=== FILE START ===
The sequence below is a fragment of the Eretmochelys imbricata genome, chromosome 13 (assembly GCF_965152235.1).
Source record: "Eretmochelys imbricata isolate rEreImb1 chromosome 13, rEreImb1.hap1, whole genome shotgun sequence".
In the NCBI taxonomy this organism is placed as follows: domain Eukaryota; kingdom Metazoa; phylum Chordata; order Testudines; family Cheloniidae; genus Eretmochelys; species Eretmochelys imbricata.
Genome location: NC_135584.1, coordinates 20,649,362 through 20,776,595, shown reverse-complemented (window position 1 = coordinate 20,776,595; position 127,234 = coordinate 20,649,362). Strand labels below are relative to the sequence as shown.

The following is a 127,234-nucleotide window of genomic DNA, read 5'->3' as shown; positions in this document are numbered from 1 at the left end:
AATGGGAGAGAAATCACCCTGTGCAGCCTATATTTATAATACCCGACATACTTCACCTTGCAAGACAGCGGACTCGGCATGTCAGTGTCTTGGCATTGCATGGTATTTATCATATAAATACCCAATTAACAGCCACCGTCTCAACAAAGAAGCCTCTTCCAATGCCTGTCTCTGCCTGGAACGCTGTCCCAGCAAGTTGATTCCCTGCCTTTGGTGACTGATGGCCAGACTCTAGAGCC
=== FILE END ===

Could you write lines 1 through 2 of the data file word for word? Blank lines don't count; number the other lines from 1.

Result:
The sequence below is a fragment of the Eretmochelys imbricata genome, chromosome 13 (assembly GCF_965152235.1).
Source record: "Eretmochelys imbricata isolate rEreImb1 chromosome 13, rEreImb1.hap1, whole genome shotgun sequence".